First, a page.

- Judith Barcroft, actress, All My Children and other soap operas
- Esther Brimmer, foreign policy expert and current Assistant Secretary of State for International Organization Affairs
- Wendy Burden, fourth great-granddaughter of Cornelius Vanderbilt and author of family memoir Dead End Gene Pool
- Beverly Byron, U.S. Congresswoman (D-Md.), 1978–93
- Liz Clarke, American sportswriter
- Kate Collins, actress
- Ethel Roosevelt Derby, daughter of Theodore Roosevelt
- Karen C. Fox, American science writer
- Karenna Gore Schiff '91, daughter of Al Gore, author, journalist, and attorney
- Kristin Gore '95, daughter of Al Gore, author and Emmy-nominated screenwriter
- Sarah Gore '97
- Alice S. Huang, American biologist, former president of AAAS
- Libby Fischer Hellmann, American mystery writer
- Naomi Iizuka, Japanese-American playwright, professor at UCSD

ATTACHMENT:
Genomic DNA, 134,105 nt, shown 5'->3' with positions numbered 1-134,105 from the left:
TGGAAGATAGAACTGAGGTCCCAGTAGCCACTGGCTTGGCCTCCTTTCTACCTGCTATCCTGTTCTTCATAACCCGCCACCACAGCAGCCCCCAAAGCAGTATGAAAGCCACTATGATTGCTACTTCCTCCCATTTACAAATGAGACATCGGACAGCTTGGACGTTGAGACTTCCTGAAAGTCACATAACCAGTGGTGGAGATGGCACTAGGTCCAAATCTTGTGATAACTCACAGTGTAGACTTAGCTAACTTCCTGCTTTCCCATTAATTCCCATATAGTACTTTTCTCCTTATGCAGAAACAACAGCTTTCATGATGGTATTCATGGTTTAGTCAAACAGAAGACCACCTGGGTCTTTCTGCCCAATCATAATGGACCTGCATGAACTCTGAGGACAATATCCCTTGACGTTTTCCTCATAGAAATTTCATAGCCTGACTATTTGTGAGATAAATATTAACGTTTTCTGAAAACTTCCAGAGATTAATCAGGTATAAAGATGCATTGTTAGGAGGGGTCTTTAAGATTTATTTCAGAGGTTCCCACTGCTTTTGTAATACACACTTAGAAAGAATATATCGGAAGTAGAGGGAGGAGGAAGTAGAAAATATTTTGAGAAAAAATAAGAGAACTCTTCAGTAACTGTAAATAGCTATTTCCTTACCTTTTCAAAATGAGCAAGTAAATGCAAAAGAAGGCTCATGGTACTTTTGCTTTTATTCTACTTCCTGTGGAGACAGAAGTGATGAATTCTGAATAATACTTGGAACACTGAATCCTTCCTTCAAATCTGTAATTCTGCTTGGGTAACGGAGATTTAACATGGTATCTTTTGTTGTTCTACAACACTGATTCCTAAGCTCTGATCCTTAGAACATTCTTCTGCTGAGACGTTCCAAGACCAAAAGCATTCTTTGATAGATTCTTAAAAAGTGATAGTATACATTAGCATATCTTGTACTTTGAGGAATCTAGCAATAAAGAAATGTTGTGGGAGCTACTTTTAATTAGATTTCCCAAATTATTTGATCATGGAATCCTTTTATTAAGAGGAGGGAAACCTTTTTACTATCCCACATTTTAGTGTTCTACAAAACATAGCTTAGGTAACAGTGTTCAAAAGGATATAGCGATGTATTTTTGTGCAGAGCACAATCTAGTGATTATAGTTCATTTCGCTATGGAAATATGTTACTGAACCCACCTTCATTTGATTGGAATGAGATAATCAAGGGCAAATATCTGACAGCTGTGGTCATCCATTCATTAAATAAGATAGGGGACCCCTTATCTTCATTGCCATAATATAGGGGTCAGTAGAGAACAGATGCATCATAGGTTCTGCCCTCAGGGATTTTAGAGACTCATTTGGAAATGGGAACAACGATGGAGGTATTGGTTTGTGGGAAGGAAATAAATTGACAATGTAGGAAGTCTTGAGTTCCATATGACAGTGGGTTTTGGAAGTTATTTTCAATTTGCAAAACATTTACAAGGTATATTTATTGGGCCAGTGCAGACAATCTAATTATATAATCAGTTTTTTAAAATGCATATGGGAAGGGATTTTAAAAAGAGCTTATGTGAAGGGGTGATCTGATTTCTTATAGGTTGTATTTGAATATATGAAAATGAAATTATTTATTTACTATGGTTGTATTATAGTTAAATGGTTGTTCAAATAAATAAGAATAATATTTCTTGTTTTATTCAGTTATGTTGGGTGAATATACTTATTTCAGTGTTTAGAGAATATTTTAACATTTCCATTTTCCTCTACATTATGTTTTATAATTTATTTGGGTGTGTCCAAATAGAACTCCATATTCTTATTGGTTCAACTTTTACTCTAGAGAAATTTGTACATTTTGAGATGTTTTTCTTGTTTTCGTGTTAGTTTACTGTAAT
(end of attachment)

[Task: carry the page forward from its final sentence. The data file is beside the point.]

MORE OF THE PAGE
- Lynda Bird Johnson Robb and Luci Baines Johnson, daughters of U.S. President Lyndon Baines Johnson
- Kara Kennedy, daughter of Edward M. "Ted" Kennedy, film maker and television producer
- Heather Langenkamp, actress, A Nightmare on Elm Street
- Jenny Lin, Taiwanese-American pianist
- Maya MacGuineas, political writer and President of the Committee for a Responsible Federal Budget
- Queen Noor of Jordan, née Lisa Halaby, attended and went on to graduate from Concord Academy
- Michelle Nunn, American non-profit executive and former political candidate
- Susan E. Rice, National Security Advisor; former United States Ambassador to the United Nations; former foreign policy advisor to Democratic Presidential candidate U.S. Sen. Barack Obama (D.-IL); former Assistant Secretary of State for African Affairs.